Archbishop of Canterbury greets World Council of Churches

Friday November 1st 2013

The Archbishop of Canterbury greets the 10th Assembly of the World Council of Churches on Thursday afternoon (local time).The Archbishop of Canterbury addresses the 10th Assembly of the World Council of Churches meeting in the Republic of Korea.

The Bishop of Connor, the Rt Rev Alan Abernethy, is attending the Assembly on behalf of the Church of Ireland at the request of the Standing Committee of the General Synod, as nominated by the Commission for Christian Unity and Dialogue

He writes from Busan, Korea

Day one / two:

For lunch on Thursday I visited a ‘Pizza Hut’ and no it wasn’t a pizza but some spaghetti!

The afternoon continued with a business meeting of the Assembly. The main business was about the process of elections to various WCC committees and reports on how this would be taken forward. Over the next few days there will be nominations for these posts. It was interesting as I was able to exercise my voting rights as a delegate representing the Church of Ireland.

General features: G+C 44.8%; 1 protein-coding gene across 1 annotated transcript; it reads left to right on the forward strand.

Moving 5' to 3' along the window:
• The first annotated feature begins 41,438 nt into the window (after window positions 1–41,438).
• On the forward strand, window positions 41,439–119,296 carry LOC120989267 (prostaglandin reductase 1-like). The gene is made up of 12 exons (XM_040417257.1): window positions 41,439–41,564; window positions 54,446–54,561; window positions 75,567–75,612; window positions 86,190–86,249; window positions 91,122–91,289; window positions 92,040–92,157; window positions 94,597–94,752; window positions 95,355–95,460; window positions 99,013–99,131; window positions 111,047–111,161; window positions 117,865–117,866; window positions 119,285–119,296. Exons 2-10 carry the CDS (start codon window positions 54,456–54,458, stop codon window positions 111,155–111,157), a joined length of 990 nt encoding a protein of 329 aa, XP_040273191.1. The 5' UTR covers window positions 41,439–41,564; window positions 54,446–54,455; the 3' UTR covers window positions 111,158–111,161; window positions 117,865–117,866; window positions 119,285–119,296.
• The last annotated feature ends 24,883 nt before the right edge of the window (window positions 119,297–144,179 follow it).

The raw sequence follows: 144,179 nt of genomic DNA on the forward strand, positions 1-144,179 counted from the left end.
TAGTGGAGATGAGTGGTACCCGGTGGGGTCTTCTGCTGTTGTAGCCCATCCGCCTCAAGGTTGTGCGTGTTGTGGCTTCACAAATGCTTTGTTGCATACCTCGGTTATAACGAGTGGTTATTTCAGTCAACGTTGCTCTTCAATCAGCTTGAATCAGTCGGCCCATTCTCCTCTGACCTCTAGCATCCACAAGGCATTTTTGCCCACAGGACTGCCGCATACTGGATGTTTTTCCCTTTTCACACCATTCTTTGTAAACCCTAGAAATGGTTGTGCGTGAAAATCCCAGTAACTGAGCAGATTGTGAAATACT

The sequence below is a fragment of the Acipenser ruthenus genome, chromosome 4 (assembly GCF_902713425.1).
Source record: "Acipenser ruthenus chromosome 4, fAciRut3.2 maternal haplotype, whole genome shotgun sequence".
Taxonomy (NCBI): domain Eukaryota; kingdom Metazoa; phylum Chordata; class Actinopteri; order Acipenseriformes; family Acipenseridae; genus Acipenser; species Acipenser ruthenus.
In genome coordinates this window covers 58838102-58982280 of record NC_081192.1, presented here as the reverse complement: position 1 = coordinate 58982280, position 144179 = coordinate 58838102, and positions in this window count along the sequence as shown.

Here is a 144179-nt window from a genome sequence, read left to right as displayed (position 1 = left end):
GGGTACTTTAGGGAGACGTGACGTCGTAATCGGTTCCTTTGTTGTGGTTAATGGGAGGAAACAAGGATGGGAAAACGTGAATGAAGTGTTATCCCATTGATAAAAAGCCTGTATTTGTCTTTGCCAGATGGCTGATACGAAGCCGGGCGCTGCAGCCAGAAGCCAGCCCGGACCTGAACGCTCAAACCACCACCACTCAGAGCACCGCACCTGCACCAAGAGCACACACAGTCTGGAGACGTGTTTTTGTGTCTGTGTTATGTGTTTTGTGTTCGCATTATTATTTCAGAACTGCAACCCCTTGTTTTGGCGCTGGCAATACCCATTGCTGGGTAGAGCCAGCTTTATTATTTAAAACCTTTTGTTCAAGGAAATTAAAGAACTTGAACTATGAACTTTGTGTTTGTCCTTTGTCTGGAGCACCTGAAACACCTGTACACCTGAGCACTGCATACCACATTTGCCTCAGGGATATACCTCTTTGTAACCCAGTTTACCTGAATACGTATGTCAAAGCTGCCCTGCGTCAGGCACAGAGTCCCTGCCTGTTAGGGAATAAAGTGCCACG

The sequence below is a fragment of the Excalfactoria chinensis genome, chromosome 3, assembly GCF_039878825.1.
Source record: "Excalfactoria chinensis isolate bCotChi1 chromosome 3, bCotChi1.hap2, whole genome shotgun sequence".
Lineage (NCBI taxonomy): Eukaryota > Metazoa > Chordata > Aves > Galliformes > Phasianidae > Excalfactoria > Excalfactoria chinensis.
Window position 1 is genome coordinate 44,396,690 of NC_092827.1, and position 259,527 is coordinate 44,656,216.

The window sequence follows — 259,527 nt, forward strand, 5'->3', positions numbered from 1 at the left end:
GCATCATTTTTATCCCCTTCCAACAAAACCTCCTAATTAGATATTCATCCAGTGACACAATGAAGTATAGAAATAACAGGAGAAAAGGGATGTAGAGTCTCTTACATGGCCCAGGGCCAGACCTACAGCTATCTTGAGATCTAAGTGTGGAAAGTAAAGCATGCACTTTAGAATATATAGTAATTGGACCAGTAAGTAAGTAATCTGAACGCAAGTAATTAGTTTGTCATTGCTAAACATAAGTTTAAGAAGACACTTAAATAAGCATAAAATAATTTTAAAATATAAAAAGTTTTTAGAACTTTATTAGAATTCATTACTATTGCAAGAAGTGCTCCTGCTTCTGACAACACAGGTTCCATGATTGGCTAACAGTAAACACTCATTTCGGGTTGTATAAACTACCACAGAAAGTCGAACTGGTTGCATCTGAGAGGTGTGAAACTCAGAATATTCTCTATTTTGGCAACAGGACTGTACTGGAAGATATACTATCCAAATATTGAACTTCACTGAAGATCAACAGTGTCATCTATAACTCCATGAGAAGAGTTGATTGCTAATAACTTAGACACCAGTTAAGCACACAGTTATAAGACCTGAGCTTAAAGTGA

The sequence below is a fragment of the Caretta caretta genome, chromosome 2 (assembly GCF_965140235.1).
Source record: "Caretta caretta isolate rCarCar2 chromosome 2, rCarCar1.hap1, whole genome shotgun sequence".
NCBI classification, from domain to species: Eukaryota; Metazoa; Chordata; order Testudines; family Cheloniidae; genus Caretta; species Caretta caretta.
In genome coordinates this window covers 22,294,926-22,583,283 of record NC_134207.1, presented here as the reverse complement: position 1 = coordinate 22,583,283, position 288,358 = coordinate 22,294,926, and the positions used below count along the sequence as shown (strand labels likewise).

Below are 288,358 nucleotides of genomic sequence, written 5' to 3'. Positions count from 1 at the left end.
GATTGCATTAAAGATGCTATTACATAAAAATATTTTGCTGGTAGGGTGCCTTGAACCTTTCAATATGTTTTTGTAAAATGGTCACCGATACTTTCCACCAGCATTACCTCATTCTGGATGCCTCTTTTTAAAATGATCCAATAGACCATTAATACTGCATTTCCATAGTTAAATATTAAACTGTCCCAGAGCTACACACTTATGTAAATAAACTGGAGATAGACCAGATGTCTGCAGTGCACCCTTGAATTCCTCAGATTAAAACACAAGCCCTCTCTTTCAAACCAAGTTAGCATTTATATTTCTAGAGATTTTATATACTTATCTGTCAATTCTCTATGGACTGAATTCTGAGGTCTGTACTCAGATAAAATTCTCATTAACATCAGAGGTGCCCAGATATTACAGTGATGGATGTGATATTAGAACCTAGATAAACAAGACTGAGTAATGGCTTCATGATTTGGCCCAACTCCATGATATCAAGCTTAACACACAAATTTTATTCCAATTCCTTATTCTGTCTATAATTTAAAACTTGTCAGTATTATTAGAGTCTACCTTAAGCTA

The afternoon also included a regional meeting of European delegates and an ecumenical conversation about theological education and ecumenical implications.

On Thursday night I managed to catch up on some of those lost nine hours jet lag.

Today (Friday) has started with morning prayer and a bible study form the book of Amos about justice.

We are at present receiving greetings from the Archbishop of Canterbury.

Earlier reports submitted by Bishop Alan can be read below:

Day One:

I have arrived safe and well after a long journey. Flew from Dublin to Amsterdam, Amsterdam to Seoul and Seoul to Busan. The time difference is 9 hours, my body clock is struggling as I have lost 9 hours somewhere.

My participation at the conference began this morning with prayers at 8:30. A fascinating new simple liturgical structure, with African singing and prayers in different languages concluding with the Lord’s Prayer said in our own native tongue.

This morning’s plenary was opened by a special visit from the Prime Minister of the Republic of Korea. Then followed a reflection on the church’s role in justice led by different speakers.

Two highlights were a presentation regarding HIV/ Aids and what has happened in the numbers of people treated and the hope that no child will be born with this disease very soon. Secondly a reflection on the theology of victims modelled and incarnated by Jesus.

It is only lunch time on first day so much more to come.


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